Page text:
Urinary heavy metals and associated medical conditions in the US adult population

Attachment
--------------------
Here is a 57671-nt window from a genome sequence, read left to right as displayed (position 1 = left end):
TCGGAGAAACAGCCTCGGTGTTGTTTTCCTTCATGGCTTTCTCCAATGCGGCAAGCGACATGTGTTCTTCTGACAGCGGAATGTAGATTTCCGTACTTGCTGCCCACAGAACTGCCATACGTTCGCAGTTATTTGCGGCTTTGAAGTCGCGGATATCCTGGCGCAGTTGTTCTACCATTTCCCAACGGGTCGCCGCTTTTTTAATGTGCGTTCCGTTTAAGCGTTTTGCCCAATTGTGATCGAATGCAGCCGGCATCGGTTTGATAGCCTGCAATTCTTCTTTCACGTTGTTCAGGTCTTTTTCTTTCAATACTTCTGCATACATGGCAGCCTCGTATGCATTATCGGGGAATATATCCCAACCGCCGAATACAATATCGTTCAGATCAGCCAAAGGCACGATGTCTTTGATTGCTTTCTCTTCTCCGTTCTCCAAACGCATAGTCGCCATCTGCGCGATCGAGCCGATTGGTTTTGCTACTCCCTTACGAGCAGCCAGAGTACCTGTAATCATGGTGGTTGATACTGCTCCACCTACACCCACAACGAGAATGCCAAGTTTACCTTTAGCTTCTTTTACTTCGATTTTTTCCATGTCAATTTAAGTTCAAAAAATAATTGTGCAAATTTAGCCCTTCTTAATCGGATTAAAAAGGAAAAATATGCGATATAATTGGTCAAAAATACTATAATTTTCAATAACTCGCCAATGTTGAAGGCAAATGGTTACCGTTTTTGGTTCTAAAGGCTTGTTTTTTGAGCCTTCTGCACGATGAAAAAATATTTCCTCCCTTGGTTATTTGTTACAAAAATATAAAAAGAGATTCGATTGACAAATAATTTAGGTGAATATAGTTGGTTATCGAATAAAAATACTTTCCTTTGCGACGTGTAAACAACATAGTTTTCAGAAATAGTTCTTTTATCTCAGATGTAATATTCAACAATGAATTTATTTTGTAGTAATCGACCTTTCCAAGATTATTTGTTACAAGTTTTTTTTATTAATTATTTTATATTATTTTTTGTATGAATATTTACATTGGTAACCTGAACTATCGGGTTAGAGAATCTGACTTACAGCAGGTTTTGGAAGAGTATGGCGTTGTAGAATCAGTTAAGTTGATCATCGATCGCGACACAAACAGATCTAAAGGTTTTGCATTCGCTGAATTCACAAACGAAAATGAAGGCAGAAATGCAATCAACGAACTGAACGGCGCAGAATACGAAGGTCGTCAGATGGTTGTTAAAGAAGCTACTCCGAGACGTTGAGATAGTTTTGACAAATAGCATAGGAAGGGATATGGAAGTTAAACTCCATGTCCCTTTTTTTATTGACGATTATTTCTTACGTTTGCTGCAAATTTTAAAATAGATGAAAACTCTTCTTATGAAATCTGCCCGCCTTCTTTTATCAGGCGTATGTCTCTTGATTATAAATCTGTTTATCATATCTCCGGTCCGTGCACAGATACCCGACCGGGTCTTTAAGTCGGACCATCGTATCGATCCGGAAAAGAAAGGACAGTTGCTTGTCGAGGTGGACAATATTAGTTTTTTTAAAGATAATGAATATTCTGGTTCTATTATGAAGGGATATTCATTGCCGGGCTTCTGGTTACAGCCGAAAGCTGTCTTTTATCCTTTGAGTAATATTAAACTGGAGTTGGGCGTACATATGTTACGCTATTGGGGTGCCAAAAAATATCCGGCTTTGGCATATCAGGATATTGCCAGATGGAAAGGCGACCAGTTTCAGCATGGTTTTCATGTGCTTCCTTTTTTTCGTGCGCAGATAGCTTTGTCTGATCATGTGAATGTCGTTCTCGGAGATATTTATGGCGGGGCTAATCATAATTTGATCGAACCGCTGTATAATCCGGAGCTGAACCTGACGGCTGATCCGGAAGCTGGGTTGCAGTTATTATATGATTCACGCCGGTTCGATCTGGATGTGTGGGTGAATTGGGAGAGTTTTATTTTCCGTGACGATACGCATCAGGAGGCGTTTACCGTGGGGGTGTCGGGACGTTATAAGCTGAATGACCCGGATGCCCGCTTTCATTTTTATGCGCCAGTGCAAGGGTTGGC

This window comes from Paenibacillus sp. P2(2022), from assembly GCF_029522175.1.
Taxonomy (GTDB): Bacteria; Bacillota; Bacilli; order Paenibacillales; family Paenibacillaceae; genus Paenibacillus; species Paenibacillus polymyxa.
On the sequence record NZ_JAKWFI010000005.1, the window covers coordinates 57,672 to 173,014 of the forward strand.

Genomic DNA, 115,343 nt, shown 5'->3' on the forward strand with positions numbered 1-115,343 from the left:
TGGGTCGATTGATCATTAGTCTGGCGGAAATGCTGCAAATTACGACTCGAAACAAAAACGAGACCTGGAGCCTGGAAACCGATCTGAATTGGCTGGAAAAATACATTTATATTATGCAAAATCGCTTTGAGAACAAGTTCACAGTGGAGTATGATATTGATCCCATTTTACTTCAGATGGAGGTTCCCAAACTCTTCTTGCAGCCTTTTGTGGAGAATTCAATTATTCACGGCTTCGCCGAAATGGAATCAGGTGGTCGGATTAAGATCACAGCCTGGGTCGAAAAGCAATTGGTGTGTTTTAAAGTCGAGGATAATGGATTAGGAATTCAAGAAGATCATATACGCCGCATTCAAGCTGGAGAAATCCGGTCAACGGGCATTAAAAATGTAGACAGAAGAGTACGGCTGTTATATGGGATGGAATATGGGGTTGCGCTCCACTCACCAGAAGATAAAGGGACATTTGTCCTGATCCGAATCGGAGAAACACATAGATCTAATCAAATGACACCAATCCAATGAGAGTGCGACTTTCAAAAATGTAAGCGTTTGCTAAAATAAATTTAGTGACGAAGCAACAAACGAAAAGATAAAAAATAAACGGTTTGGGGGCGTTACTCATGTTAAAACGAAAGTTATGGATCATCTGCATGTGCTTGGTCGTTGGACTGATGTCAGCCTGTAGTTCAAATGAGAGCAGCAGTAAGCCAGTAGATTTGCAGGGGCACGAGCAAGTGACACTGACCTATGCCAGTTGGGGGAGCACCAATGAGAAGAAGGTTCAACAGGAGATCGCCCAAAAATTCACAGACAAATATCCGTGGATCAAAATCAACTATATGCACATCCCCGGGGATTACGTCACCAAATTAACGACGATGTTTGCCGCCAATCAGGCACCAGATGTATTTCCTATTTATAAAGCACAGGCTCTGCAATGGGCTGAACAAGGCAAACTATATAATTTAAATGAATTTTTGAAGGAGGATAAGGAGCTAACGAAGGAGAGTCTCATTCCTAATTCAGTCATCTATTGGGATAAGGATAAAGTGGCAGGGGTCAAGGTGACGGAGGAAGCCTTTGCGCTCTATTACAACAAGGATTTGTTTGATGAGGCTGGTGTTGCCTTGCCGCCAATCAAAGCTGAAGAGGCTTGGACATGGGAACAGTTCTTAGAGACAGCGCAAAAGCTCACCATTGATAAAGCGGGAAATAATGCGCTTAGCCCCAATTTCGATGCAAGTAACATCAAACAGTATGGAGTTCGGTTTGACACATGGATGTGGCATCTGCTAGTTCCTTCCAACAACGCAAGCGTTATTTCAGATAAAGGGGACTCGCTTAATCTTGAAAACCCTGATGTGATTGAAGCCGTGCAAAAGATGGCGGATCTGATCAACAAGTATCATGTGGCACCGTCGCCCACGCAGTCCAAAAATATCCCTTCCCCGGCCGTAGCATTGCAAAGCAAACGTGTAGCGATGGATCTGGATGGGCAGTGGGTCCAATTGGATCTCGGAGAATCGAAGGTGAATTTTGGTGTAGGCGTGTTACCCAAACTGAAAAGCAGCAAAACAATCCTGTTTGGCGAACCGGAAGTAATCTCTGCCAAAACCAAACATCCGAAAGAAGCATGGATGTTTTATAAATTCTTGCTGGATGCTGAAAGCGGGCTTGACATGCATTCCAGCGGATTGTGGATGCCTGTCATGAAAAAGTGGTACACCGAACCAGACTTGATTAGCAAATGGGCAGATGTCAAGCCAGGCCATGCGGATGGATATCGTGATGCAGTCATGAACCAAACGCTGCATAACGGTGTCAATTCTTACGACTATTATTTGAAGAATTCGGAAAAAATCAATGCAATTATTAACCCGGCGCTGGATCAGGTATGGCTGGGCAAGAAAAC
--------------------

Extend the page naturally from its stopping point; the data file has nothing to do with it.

Health effects of heavy metals have been widely investigated, but further evaluation is required to comprehensively delineate their toxicity. Using data from the 2007–2008 National Health and Nutrition Examination Survey, a multivariate logistic regression analysis was performed on 1,857 adults to examine the relationship between urinary heavy metals and various medical conditions. Cardiovascular diseases were correlated to cadmium (OR: 4.94, 95% CI: 1.48–16.56) and lead (OR: 5.32, 95% CI: 1.08–26.21). Asthma was related to tungsten (OR: 1.72, 95% CI: 1.15–2.59) and uranium (OR: 1.52, 95% CI: 1.01–2.28). Hepatotoxicity was associated with molybdenum (OR: 3.09, 95% CI: 1.24–7.73) and uranium (OR: 4.79, 95% CI: 1.74–13.19). Surprising inverse relationships occurred for excessive weight with lead (OR: 0.72, 95% CI: 0.52–0.98), reduced visual acuity with cobalt (OR: 0.65, 95% CI: 0.44–0.95) and cesium (OR: 0.52, 95% CI: 0.35–0.77). This study supports some previous evidence of potential relationships and provides insights for future research.